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Two federal agencies have denied the renewal of mineral leases near Ely and the Boundary Waters Canoe Area Wilderness, dealing a major blow to the efforts of Twin Metals Minnesota to open an underground copper-nickel mine there.
The government also initiated steps that could lead to a 20-year moratorium on new mining in the region.
In announcing its decision, the U.S. Department of the Interior and Department of Agriculture cited concerns expressed in thousands of public comments, and the potential environmental impacts of copper-nickel mining on the Boundary Waters wilderness, and the nearly $45 million recreation economy it supports.
"I have asked Interior to take a time out," said U.S. Secretary of Agriculture Tom Vilsack, "conduct a careful environmental analysis and engage the public on whether future mining should be authorized on any federal land next door to the Boundary Waters."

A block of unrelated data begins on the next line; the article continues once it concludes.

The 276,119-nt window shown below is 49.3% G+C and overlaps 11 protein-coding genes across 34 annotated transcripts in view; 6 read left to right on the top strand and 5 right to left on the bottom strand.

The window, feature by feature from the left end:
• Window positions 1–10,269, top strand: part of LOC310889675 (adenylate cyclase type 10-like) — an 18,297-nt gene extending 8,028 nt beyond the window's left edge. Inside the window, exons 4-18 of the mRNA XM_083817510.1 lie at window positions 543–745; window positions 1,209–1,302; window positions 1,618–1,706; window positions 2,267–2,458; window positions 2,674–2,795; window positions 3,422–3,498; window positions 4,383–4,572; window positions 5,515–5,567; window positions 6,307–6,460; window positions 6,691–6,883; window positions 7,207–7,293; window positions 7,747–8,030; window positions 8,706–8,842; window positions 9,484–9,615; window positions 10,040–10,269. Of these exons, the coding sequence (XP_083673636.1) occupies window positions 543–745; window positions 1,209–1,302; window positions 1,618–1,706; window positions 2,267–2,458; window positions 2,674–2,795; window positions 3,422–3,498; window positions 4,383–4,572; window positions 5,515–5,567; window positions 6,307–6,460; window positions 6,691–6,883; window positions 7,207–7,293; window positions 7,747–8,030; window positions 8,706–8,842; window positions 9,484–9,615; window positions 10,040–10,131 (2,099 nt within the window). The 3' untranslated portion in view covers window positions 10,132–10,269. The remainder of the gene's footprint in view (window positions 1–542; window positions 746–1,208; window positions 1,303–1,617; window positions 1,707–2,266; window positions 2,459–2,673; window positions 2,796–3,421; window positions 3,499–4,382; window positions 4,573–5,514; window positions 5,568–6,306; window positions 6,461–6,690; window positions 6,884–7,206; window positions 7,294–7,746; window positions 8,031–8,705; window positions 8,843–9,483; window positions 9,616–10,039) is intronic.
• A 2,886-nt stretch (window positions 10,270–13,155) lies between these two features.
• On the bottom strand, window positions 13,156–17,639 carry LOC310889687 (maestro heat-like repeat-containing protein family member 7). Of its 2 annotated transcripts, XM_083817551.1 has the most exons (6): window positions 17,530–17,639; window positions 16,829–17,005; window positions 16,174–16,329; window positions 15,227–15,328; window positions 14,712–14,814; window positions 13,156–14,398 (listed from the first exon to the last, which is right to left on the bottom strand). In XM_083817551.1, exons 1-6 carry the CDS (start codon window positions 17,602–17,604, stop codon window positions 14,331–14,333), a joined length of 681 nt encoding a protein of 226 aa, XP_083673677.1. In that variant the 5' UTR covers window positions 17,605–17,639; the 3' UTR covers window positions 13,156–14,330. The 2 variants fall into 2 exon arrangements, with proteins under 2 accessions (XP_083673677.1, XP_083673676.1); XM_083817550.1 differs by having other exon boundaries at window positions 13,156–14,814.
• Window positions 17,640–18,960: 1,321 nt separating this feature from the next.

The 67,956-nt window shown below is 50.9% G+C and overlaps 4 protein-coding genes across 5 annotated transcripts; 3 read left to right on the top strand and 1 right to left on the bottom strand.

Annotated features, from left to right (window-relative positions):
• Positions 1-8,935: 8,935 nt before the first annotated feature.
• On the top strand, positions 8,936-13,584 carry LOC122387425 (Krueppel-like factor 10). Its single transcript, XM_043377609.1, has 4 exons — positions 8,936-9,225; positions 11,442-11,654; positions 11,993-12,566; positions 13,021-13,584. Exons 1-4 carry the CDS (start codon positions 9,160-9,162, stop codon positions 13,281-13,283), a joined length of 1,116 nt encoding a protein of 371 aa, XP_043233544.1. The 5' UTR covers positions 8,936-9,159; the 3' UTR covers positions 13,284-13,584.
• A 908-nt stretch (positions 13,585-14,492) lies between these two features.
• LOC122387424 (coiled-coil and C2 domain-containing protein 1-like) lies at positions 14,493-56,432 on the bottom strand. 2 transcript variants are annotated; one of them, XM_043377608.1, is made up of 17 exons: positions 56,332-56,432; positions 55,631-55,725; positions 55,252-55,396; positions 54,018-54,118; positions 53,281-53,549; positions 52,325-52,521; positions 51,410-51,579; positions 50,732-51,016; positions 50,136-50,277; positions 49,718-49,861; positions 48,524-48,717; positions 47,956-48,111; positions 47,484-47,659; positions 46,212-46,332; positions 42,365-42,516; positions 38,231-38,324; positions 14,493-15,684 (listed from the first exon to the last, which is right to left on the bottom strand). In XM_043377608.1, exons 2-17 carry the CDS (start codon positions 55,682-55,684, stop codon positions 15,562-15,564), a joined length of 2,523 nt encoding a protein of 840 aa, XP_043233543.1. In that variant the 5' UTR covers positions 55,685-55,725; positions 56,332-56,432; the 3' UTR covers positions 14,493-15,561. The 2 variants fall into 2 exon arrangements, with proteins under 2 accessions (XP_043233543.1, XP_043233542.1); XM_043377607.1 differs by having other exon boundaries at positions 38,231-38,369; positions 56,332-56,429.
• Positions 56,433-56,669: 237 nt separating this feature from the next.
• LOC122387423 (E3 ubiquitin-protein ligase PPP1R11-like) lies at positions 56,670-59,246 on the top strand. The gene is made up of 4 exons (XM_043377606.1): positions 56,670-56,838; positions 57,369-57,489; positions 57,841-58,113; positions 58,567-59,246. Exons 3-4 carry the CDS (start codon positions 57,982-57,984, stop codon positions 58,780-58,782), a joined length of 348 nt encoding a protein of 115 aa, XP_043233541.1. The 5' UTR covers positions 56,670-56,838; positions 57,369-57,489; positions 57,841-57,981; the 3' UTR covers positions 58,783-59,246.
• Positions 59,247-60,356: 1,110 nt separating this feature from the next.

Twin Metals said it's "greatly disappointed" in the decision to halt the project, and that the company is committed to pressing forward and will continue to pursue its legal options for keeping its mineral rights.
If the decisions stand, Twin Metals said, they will have a devastating effect on the Iron Range Economy.
Twin Metals sued the federal government in September to force renewal of its leases. The case remains pending.